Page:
Mayor Adams, Sewell persist New York City subways are safe after shooting as mayor downplays crime rise
Mayor Eric Adams on Sunday tried to assure the public that the subways are safe after last week’s rampage — while arguing other big cities have crime and Gotham isn’t nearly as dangerous as it used to be.
Adams and his police commish, Keechant Sewell, appeared on TV touting transit safety just five days after a madman opened fire on a Brooklyn train, wounding 29 people.
Their claims also came as NYPD statistics show major felonies have soared in the city’s transit system so far this year, while recent overall crime in the Big Apple continues to increase.
During a morning appearance on MSNBC, Adams called subway safety “crucial” while peddling his previously announced initiatives aimed at reducing crime underground.
“The transit system is the lifeblood of our city, and we have put in place what I believe are the foundational parts of having a real public-safety apparatus,” the mayor said on “The Sunday Show with Jonathan Capehart.”
“Everything from deploying police correctly, to dealing with the mental-health and homelessness crisis in our system, to ensuring that officers are receiving specific information on what we expect from them,” he said. “The omnipresence, making sure that passengers are seeing those officers going after those violent offenders.”
NYPD statistics show that so far this year, major felonies reported in the subway system rose 68%, robberies in the subways surged by 72%, and felony assaults have increased by 28%.
Figures released earlier this month also revealed a 37% increase in major crimes in March, part of a worrisome trend.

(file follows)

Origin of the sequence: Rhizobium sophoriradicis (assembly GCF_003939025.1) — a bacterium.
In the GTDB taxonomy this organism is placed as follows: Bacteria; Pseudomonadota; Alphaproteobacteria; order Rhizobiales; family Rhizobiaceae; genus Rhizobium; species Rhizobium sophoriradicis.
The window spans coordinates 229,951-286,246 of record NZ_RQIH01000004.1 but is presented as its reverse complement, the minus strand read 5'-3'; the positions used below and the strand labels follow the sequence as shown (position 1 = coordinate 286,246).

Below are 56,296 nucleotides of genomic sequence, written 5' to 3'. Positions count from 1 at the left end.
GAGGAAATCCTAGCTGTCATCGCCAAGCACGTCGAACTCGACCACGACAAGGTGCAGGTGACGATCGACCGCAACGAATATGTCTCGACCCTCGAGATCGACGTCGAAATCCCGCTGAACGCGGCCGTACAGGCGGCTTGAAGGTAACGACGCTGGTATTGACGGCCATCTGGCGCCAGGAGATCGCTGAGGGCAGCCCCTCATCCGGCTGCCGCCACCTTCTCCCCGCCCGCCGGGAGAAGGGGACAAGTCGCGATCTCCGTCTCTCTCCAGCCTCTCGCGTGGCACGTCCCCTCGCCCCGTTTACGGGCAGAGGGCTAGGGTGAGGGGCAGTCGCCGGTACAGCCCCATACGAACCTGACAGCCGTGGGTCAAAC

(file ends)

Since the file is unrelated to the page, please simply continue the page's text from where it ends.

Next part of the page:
But Adams appeared to downplay the troubling figures by comparing them to those in other cities — and New York’s infamous bad ol’ days of the ’80s and ’90s.
“I say it over and over again: There are many rivers that feed this sea of violence. You see this violence taking place all over this country. It’s not a red-state or blue-state conversation,” he said on MSNBC, referring to Republican-controlled and Democratic-controlled states.
“Mississippi, Kentucky, Louisiana — those are the highest murder rates in our entire country,” Adams added on ABC.
“I was in the city when it spiraled out of control during the mid 80s [and] early 90s,” he said, noting that the NYPD had seized 1,800 guns since he took office Jan. 1.
“[New York City] is far from that,” Adams said on MSNBC.
“That is not what we’re facing at this time. This city is far from spiraling out of control, and we hope to get crime under control and also deal with those pathways that lead to criminal behavior in our city.”
Meanwhile, the Big Apple’s top cop promised that the city’s subways “will be safe” with added officers in the public transit system in the wake of accused gunman Frank James opening fire on a crowded N train during Tuesday morning’s rush.
“The subways have to be safe, and they will be safe,” NYPD Commissioner Sewell told host George Stephanopoulos on ABC’s “This Week” during a joint appearance with Adams.
“We’re surging more officers into the subway system,” she said. “We recognize that people need to see a visible presence of police in the subway, and we’re endeavoring to make sure that that happens.”
In the hours after the subway carnage, Adams said the NYPD would “double” the number of officers patrolling the subway system.
Adams also doubled down Sunday on his insistence that social-media companies should have flagged concerning messages broadcast by James.
In recent years, James had become increasingly unhinged and posted several bizarre and racist rants on YouTube in which he blamed Adams and others for his woes. In response, the NYPD said it was increasing security for the mayor, who had been isolating in Gracie Mansion after testing positive for COVID-19 last week.
“I think social media must step up. There’s a corporate responsibility,” Adams said on ABC. “We can identify using our artificial intelligence to identify those who are talking about violence.”